Simply put, without data, you are reliant on opinions or comparative actions from a previous experience.
Many farm families make their living from dairy and or beef production and put good animal husbandry at the top of their daily list of priorities.
Farmers have become keen observers of animal behaviour and are extremely sensitive to the changes associated with illness or behaviour, especially at the latter stages as symptoms or signals start to become more apparent.
Farmers will go into firefighting mode to tackle the illness and, with the expert advice of their veterinary surgeon, creates a treatment plan that sometimes requires the use of antibiotic therapeutics.
Animal recovery can result in a time-consuming exercise which can involve daily intervention to provide the recommended treatments, which with some illnesses, require milk withdrawal and isolation from the herd depending on the complaint.
Had the illness presented milder symptoms that were observed earlier, this could have led to a much more effective recovery plan both in terms of labour, treatment costs and recovery time for the animal.
Time to talk about a solution for this old and frustrating problem. Animal illness and activity detection using innovation and technology will provide you with precise data that is actionable.
This will change your role from fireman to fire prevention by helping you with an accurate early warning system developed by Moonsyst, which alerts you to a potential animal health issue or heat detection activity.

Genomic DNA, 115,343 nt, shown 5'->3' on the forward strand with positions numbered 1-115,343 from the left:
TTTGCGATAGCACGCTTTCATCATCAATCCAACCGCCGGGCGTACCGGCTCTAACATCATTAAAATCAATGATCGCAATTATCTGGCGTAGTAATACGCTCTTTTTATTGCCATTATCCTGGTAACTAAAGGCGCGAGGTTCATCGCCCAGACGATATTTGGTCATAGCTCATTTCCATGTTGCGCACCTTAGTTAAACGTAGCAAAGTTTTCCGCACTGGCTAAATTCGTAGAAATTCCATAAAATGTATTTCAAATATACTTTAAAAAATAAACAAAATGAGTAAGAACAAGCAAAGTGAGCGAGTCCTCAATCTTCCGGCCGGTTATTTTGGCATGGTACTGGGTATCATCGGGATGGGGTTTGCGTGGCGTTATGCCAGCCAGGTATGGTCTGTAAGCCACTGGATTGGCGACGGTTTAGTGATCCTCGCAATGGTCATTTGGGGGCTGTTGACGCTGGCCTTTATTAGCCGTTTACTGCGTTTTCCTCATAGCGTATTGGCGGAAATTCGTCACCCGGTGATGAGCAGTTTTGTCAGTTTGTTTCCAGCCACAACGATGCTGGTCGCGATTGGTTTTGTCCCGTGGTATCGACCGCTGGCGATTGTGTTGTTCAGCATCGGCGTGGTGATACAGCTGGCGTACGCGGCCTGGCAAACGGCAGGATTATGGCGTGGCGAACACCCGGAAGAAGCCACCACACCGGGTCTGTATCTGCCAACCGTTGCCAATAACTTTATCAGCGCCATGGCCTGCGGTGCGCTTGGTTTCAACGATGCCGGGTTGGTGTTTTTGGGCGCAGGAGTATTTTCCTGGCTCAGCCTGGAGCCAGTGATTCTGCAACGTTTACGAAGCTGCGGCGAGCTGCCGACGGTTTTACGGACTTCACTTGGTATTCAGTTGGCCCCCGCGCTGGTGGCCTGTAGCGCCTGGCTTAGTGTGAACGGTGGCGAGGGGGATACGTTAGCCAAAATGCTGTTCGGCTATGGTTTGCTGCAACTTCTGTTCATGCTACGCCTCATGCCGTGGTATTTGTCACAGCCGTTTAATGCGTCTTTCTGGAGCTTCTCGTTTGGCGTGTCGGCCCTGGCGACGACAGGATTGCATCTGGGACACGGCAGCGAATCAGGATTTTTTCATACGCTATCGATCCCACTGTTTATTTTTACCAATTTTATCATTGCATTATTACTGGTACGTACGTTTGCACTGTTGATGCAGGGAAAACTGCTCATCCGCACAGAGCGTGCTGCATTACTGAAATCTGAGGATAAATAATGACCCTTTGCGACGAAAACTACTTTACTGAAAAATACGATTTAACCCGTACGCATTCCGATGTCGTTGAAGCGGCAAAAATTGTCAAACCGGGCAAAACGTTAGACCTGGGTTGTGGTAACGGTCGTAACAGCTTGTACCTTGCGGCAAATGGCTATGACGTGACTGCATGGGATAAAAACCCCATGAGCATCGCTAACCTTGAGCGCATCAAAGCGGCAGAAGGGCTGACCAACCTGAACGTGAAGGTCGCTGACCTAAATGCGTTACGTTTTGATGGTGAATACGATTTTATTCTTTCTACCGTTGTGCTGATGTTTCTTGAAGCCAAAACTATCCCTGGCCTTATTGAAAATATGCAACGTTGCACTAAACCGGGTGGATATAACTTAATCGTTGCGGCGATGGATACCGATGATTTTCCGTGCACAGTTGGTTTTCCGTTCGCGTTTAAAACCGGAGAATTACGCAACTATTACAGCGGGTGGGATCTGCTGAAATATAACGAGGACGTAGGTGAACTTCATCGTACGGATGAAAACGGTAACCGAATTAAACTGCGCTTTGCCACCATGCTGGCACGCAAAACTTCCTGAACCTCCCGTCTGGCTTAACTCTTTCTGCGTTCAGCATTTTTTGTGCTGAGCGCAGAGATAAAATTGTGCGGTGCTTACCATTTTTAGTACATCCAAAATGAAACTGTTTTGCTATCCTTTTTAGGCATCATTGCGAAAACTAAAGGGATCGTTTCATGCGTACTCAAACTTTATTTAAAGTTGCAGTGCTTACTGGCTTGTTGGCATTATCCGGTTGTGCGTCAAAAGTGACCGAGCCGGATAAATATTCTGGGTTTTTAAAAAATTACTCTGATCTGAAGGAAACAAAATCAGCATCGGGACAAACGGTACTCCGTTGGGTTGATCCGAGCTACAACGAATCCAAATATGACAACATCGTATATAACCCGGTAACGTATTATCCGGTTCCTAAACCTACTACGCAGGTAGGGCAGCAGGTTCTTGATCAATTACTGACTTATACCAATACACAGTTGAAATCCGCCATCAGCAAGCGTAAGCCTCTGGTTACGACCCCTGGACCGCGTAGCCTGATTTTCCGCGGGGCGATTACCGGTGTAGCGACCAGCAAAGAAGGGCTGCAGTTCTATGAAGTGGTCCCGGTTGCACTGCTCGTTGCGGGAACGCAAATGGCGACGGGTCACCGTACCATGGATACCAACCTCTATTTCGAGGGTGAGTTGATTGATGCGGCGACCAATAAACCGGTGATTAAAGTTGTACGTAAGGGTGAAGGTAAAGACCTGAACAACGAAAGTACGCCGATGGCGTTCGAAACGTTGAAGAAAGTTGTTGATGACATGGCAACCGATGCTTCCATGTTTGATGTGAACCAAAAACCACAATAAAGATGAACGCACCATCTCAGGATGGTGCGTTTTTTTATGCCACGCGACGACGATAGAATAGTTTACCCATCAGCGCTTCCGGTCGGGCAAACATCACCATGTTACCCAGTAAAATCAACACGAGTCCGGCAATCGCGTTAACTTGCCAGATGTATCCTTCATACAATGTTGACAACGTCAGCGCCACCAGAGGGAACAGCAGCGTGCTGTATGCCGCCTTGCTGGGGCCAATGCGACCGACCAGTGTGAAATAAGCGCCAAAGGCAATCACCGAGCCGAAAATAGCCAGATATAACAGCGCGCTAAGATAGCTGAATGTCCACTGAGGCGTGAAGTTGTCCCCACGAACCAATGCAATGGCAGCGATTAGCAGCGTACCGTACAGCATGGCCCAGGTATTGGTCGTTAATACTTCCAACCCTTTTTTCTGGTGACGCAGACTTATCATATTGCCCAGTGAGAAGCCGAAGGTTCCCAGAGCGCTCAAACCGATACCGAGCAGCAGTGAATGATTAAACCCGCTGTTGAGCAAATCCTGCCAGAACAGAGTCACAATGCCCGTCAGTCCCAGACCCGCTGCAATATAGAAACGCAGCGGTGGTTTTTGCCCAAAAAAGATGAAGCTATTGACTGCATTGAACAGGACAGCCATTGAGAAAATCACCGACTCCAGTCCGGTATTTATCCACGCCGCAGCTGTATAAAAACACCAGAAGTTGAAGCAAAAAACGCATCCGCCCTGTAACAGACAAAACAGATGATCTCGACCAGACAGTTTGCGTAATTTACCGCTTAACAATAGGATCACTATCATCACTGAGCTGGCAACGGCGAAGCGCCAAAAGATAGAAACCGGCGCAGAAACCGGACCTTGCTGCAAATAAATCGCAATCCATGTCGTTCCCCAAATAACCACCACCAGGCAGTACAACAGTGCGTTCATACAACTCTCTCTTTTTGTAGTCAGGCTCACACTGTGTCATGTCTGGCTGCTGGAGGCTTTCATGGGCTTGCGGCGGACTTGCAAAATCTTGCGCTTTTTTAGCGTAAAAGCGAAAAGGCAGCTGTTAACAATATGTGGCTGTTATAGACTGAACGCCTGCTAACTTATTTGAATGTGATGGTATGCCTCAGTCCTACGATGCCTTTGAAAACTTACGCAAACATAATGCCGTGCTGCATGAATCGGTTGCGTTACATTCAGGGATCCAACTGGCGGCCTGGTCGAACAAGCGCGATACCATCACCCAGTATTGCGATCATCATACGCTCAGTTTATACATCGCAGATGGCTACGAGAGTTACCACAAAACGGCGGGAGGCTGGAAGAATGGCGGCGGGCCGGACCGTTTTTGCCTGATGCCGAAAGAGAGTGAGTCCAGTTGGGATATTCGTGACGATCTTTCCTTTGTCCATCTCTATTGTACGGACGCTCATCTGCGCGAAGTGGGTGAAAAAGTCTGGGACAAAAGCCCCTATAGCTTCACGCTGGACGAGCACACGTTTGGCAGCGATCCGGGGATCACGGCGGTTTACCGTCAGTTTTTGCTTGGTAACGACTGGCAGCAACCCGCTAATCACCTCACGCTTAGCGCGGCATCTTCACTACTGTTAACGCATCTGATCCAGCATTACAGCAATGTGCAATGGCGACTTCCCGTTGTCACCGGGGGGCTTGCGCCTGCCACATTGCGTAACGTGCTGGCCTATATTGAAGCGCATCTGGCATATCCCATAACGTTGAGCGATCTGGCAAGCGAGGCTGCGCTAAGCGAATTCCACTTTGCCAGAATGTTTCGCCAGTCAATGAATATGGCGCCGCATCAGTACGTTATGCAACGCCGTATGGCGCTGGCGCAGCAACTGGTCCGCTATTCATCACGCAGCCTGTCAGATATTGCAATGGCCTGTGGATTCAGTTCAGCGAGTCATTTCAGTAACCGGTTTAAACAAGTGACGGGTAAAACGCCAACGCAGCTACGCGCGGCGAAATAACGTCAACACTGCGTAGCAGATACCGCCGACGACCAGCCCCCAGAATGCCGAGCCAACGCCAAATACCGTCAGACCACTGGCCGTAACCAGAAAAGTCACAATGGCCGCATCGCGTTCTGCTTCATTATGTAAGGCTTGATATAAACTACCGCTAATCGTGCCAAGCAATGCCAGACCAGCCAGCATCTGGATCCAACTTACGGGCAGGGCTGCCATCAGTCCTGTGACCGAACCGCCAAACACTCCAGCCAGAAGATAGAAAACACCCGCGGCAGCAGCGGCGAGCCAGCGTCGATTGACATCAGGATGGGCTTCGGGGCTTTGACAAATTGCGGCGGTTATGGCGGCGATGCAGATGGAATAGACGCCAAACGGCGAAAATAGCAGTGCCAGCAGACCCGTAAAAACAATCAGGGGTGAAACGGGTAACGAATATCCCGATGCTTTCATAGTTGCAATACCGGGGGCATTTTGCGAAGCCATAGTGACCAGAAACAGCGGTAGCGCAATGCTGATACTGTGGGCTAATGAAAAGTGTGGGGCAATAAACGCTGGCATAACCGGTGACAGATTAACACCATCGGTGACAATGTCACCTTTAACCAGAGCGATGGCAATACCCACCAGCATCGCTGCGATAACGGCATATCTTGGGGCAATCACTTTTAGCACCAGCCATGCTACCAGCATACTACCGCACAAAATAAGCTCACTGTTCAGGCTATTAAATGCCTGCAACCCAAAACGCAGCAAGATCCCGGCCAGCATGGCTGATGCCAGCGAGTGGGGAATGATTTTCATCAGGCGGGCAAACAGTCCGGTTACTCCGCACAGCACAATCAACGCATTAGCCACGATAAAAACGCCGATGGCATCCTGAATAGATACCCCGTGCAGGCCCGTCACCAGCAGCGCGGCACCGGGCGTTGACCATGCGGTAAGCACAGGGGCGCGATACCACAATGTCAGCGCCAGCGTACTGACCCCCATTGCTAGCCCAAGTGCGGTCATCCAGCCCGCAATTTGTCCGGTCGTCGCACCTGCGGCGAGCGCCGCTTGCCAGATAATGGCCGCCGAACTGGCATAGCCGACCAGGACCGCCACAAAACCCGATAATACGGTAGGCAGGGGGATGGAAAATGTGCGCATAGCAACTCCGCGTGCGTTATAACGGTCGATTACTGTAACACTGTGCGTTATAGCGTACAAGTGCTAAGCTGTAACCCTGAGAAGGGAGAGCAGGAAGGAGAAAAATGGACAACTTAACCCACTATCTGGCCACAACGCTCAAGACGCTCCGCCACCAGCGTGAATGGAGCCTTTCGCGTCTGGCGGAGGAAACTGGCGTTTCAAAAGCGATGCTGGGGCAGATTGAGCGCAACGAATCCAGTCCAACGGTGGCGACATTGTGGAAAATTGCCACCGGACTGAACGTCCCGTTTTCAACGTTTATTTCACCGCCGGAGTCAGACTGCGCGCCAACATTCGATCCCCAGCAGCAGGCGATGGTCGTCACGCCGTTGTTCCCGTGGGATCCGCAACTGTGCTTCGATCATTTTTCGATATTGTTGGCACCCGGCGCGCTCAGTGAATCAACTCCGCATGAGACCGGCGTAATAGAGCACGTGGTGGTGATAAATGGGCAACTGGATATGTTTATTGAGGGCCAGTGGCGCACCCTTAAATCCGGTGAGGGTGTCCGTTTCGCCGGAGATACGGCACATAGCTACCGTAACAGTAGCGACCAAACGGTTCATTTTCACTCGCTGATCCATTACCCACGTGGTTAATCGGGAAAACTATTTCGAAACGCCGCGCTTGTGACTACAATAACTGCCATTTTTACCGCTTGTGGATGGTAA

Irish weather can be very unpredictable, which results in varied forage crop quality from year to year.
Acidity levels from the feed can also vary, and it is not until animals start to show symptoms of acidosis is the true quality of the feed starts to present its shortcoming.
Acidosis can have negative implications on bovine animals, which result in poor weight gain and milk yield loss.
The solutions provided by Moonsyst allow animal nutritionists and farmers alike to see the impacts of diet changes or feed quality on rumen pH Levels by administering a Moonsyst Smart Rumen pH Bolus that reliably monitors the changes in pH value of the rumen over an extended time.
This will allow the farmer a chance to reassess his feed inputs and make subtitle changes to maximise the feed potential.
It costs roughly €99/cow (lifetime of animal), and readers can purchase directly from https://moonsyst.com/home.
Readers should note that our product does not apply recurring monthly or annual charges.
Moonsyst is actively campaigning to eliminate VAT on our sensors by lobbying to Irish politicians to the point, why charge VAT on a product that supports sustainable farming.
Our future plans are to build a customer base in Ireland and expand internationally. Moreover, we will constantly optimise and and improve our software.
Future of Irish farming
More focus needs to be placed on improving animal efficiencies in dairy and meat production.
By incentivising farmers to better understand the health of their herd, they can optimise feed conversion rates and, in turn, minimise biogenic emissions and help the environment in the long term.
A quick and fast solution is never the answer when farming the land or planning for the future.
Therefore, a longer-term sustainable approach is key and Irish farmers are well-placed to take the lead on this.
With the assistance of Moonsyst, farmers can work smarter and more sustainably and the benefits for the environment and animal health will be seen.
This is what the government should be focused on for the continued success of Irish farming.
Metrics matter when it comes to making long-term decisions on the future of Irish farming.
The current metrics on which the Irish government are basing their decisions, namely biogenic methane reduction and reducing the national herd, are wrong, in my opinion.
Ireland has the opportunity to be a leader in sustainable farming practises which will benefit Irish farming families and the wider world, as the demand for animal proteins continues to rise.”
To share your story with That’s Farming, email our editor, Catherina Cunnane– [email protected]